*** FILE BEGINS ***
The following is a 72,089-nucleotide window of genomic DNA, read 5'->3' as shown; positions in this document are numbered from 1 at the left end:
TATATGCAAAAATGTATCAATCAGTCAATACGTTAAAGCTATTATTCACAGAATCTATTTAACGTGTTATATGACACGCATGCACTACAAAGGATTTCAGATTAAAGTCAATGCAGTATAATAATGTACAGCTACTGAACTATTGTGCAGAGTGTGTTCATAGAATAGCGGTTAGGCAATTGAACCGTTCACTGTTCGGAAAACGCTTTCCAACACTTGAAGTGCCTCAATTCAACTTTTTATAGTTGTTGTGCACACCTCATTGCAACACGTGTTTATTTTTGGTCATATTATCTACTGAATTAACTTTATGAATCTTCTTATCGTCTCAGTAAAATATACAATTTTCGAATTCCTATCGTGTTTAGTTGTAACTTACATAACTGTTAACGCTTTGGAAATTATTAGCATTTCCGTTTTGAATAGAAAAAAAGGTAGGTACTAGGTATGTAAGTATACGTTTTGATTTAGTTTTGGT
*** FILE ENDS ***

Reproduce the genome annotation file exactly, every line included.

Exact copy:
The following is a 72,089-nucleotide window of genomic DNA, read 5'->3' as shown; positions in this document are numbered from 1 at the left end:
TATATGCAAAAATGTATCAATCAGTCAATACGTTAAAGCTATTATTCACAGAATCTATTTAACGTGTTATATGACACGCATGCACTACAAAGGATTTCAGATTAAAGTCAATGCAGTATAATAATGTACAGCTACTGAACTATTGTGCAGAGTGTGTTCATAGAATAGCGGTTAGGCAATTGAACCGTTCACTGTTCGGAAAACGCTTTCCAACACTTGAAGTGCCTCAATTCAACTTTTTATAGTTGTTGTGCACACCTCATTGCAACACGTGTTTATTTTTGGTCATATTATCTACTGAATTAACTTTATGAATCTTCTTATCGTCTCAGTAAAATATACAATTTTCGAATTCCTATCGTGTTTAGTTGTAACTTACATAACTGTTAACGCTTTGGAAATTATTAGCATTTCCGTTTTGAATAGAAAAAAAGGTAGGTACTAGGTATGTAAGTATACGTTTTGATTTAGTTTTGGT